In med school, my responsibilities were to look at labs, talk to the nurses, and write notes, while only carrying one patient. However, as a doctor, I had a lot more patients and the care we gave and decisions we made looked a little different. For example, I had a patient who was incapacitated and needed a tracheostomy, which is basically a hole in the neck to help with breathing. We talked to the family on the phone, and they said that the patient probably would not want to have one done so we were only able to provide comfort measures instead of doing procedures. Thankfully, we were able to let the family come see the patient. That was one of the things that changed the most from med school to working as a doctor -- I had a lot more contact with the patients' families, calling them once or twice every day. Working in such an isolated environment, this contact was very gratifying but it was also tough. It was hard to communicate by phone with family members when someone’s not doing well - especially so since most people were not able to visit loved ones.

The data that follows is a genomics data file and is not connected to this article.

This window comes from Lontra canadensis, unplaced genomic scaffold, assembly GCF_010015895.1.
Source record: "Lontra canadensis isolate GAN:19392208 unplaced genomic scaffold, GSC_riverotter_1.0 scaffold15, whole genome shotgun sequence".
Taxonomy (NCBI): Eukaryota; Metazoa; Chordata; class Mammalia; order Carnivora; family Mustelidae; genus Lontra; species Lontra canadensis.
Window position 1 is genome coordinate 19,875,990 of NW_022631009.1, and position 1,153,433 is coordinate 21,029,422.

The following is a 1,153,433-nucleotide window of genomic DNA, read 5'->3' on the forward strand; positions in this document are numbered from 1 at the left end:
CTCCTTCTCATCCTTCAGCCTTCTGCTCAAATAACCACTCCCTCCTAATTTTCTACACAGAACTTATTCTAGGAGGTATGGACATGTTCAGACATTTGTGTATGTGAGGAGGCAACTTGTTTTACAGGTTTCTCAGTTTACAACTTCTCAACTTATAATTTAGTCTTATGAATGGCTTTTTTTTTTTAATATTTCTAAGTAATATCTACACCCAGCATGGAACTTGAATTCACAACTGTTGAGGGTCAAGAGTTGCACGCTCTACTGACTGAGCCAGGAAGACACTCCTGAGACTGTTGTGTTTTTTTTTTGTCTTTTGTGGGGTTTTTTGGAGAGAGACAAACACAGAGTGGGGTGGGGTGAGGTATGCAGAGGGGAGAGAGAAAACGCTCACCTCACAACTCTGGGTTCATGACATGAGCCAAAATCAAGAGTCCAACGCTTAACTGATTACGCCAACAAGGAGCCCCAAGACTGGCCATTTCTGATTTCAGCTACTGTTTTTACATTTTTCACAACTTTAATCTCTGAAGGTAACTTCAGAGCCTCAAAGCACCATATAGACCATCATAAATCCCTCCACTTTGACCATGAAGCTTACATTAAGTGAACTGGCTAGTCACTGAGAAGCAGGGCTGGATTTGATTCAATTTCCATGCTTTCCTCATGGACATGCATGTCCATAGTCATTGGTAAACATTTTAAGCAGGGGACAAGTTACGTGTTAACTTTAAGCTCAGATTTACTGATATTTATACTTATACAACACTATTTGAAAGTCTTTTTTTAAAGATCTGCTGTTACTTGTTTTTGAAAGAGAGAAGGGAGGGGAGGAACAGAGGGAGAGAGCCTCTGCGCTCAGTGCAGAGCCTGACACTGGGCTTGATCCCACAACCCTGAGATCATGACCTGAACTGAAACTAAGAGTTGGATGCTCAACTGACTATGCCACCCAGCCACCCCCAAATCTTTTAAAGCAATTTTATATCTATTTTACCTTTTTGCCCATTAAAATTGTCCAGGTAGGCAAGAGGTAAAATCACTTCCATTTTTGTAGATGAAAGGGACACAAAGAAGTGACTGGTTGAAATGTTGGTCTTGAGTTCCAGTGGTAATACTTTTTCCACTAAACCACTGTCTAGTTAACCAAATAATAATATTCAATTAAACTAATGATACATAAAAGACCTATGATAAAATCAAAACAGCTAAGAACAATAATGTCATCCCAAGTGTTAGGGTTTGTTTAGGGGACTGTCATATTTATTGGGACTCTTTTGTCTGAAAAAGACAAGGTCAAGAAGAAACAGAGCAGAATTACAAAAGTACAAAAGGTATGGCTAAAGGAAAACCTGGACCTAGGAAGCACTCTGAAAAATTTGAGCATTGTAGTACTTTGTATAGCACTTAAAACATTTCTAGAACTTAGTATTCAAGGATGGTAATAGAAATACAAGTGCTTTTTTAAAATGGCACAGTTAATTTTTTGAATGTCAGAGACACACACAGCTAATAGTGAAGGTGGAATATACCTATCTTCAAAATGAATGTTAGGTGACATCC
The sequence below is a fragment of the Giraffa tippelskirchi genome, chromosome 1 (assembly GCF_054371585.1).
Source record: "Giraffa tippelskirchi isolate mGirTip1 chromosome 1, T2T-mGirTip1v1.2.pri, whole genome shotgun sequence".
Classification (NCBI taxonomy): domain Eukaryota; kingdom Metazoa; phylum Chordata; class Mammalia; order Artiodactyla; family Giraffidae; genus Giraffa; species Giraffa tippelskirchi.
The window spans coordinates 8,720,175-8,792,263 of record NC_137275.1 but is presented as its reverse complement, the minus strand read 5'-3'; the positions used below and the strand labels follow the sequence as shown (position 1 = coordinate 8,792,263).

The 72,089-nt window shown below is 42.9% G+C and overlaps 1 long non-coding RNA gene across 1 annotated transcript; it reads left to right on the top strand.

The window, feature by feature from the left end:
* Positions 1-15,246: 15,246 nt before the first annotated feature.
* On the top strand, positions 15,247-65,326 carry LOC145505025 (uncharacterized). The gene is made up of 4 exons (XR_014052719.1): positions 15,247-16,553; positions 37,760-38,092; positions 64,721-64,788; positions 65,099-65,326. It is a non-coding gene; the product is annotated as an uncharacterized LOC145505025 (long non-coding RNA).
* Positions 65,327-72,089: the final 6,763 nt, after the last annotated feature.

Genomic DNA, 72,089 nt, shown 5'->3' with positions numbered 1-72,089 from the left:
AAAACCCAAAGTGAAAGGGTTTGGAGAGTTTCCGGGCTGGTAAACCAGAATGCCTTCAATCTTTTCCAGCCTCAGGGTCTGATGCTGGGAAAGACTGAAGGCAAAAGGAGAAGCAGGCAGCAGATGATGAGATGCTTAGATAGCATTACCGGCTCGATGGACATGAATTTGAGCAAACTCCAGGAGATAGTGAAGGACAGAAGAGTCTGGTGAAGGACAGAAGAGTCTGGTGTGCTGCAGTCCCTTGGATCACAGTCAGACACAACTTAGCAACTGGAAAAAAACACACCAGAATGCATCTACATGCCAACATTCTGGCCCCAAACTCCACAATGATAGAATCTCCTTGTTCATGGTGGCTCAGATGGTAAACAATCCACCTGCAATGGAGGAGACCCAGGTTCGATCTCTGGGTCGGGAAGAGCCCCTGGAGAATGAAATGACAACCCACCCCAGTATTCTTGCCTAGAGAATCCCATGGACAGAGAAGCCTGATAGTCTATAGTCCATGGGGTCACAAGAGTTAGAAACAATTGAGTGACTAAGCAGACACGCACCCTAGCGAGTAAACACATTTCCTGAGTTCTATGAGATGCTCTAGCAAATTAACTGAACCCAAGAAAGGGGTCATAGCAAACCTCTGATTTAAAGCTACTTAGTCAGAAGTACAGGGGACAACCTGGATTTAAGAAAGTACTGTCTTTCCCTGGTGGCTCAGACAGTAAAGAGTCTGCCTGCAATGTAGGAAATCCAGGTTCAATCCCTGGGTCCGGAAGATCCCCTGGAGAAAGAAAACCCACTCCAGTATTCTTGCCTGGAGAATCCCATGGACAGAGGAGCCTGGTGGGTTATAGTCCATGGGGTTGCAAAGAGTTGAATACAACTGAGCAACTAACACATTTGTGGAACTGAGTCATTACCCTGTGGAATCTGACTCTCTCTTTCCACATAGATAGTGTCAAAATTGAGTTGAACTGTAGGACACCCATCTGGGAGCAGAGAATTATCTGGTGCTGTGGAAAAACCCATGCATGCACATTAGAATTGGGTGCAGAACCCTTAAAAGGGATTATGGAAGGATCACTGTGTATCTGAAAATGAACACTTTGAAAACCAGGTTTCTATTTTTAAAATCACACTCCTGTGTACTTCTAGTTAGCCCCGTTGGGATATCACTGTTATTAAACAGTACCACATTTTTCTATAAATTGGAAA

Do you have any specific advice to give to the community during this time?

    First of all, I want to say thank you to the community for engaging in social distancing and putting their trust in us. Healthcare workers put themselves on a pedestal sometimes but they are just doing their jobs, and are really fortunate to get paid. Other people are making sacrifices every day too. I really want to thank essential workers like grocery store workers and transportation workers -- you are really the heroes. EMTs are also incredible and I wish that they were paid more.